By Lori Fredrich Senior Writer & Dining Editor Published Jul 19, 2013 at 4:03 PM

Dan Sibley’s relationship with the food industry began in high school, when he began taking jobs at area restaurants.

"The coolest place I worked was at Ferch’s Malt Shoppe," he recalls. "They were around before Cold Stone Creamery.  I grew up in Greendale, and that was always the place to be.  It was cool, really laid back … we were always coming up with crazy ice cream flavors and backhouse stuff."

He says an experimental ice cream he remembers with particular fondness was a flavor made with taco seasoning.

"It was surprisingly better than you’d think," he says. "But, I don’t think people would have paid money for it."

Sibley sits across the bar from me as we chat. His ankle is wrapped from a recent injury, but his face is glowing and his smile makes me feel as if we’ve known one another forever.

Sibley tells me about how he attended MATC for a year while he was waiting for them to start up the associate’s degree program in culinary arts. He would have continued, if it weren’t for a job offer he got from a childhood buddy in Madison at the Tornado Room.

He worked there for almost four years as a line cook, learning every station and gaining plenty of professional experience. When he met up with an old girlfriend, he made the decision to move back to Milwaukee, where he landed a job at Carnevor.

That was five years ago. Sibley started as garde manger, worked his way up to the sauté station, and now works on the broiler, making some of the best steaks Milwaukee has to offer.

"A guy named Mo was working the broiler when I started, and I just watched him," Sibley tells me. " When he left, Dane Baldwin took over, and I took over after him."

There’s a lot of pressure when you work at a high end steakhouse, but Sibley takes it all in stride. We sat down to talk about his journey to being a sous chef, what he’s learned along the way, and some of the fun things he’s dealt with while working at Carnevor.

OnMilwaukee.com: What made you choose food as your career? Who influenced you?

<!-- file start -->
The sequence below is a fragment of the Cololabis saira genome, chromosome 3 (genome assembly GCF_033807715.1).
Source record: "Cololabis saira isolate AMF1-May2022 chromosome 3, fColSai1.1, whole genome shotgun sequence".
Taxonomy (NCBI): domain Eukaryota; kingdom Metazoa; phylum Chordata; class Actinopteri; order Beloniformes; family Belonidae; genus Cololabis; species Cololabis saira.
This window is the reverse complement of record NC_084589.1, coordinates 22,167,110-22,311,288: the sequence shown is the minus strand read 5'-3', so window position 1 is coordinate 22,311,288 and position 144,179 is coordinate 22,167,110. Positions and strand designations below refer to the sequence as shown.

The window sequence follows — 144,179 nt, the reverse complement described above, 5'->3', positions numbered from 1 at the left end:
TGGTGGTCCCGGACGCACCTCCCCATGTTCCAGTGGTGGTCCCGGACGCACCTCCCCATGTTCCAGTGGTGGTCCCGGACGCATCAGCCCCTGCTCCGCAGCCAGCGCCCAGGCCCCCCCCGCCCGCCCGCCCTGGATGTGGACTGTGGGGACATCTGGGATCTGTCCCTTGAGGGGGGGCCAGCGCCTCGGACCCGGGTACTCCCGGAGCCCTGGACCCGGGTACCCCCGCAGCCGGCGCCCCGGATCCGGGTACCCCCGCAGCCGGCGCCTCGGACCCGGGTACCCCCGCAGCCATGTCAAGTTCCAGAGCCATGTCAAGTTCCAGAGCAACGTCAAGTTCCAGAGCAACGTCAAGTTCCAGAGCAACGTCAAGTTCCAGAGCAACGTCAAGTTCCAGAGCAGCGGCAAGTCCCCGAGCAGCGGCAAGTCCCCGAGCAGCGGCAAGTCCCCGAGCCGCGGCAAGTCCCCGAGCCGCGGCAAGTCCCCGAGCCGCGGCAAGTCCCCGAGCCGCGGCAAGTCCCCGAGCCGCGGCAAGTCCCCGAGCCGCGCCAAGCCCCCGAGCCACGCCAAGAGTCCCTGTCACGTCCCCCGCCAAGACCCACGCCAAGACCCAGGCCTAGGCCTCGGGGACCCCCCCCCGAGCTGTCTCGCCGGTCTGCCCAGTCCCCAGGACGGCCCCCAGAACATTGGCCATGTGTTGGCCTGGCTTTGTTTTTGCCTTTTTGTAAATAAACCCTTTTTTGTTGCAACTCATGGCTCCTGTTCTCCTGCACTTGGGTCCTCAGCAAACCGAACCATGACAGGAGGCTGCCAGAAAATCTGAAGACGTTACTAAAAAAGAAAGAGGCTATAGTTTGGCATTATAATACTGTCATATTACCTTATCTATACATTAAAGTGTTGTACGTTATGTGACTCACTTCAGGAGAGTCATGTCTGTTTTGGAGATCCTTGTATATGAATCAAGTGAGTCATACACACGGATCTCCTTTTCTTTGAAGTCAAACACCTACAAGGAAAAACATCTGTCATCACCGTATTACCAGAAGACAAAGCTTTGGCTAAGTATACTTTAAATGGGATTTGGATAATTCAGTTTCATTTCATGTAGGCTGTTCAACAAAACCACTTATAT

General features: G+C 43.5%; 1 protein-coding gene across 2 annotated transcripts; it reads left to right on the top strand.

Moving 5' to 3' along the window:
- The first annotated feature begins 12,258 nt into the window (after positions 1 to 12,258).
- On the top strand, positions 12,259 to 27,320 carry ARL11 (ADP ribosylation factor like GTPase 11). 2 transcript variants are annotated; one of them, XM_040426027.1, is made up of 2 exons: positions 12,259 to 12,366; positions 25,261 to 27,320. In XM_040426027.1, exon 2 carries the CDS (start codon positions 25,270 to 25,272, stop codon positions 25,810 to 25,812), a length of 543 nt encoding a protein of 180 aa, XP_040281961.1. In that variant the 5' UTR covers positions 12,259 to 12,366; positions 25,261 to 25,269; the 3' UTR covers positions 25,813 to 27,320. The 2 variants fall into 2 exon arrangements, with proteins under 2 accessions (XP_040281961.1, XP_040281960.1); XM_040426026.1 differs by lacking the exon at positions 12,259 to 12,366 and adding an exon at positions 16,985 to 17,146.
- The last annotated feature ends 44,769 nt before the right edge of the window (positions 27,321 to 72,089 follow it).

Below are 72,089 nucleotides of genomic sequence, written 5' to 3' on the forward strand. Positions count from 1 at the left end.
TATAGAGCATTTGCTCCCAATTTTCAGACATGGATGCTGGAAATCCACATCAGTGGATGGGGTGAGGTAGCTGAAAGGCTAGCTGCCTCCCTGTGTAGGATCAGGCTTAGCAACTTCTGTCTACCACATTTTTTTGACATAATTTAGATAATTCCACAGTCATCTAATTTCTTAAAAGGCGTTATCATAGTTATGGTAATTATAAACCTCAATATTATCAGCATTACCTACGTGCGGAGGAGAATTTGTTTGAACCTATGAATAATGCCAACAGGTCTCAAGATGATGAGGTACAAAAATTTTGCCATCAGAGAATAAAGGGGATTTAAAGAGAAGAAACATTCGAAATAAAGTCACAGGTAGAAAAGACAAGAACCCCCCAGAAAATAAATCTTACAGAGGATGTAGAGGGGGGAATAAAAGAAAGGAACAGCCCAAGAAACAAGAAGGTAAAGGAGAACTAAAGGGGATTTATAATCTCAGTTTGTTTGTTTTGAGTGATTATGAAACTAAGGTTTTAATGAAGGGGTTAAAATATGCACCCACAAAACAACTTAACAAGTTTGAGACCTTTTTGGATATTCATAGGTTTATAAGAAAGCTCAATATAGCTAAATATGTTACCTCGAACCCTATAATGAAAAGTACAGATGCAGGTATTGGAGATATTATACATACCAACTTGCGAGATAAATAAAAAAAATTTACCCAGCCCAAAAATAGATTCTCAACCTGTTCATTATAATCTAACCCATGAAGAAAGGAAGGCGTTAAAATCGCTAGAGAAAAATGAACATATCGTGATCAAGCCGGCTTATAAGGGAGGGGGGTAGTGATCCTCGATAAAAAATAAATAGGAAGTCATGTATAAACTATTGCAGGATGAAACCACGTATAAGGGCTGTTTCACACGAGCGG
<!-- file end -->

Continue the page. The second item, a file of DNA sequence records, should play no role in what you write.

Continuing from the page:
Dan Sibley: Definitely my grandmother. She had a pretty big hand in raising me and she was always baking bread and always in the kitchen. So, that’s where I got my passion… my start.  I helped her all the time. We’d make bread and drop off loaves to my aunts and uncles. 

I remember, when I was really young, she’d just let me go and make what she called "poison soup"… Make-believe soup.  I’d put in dish soap, potatoes, everything … it was really fun.

OMC: What do you wish you had known when you took your first sous chef position?

DS: Just how much more work – and how much more of yourself you have to put into it. As a line cook you’re told what to do, how to do it, when to do it.  But, when you’re a sous, people are coming to you for answers.  It took me aback a little at first when people ask me how or why we do things we’re doing.

OMC: From your point of view, what’s the most important role a sous chef plays?

DS: I would just say making sure that everyone is on their game. We’re held to a pretty high standard here. And it always comes back on Jarvis (Williams) – good or bad. So, we want to get as close to his vision as possible.

OMC: What’s the most challenging part of your job?

DS: For me it’s the sacrifices.  You don’t get a lot of me-time. We have a lot of late nights. We stay open to accommodate Packers, Brewers, the whole nine yards.

OMC: What’s the best part?

DS: Just knowing that when people come to Carnevor, they’re expecting a certain degree of service, and we’re giving it to them. I like having that as our niche. It’s just awesome to be in this place that’s held so high in regard of restaurants in Milwaukee.

OMC: What have you learned most about yourself while working in the kitchen?

DS: I can push myself – people can push themselves – much farther than you might think. Whether it’s long hours, or coming up with new dishes… you can really break through the wall.  And, when you put in the work, you’ll surprise yourself.

OMC: Of the chefs you’ve worked for, from whom did you learn the most? Why?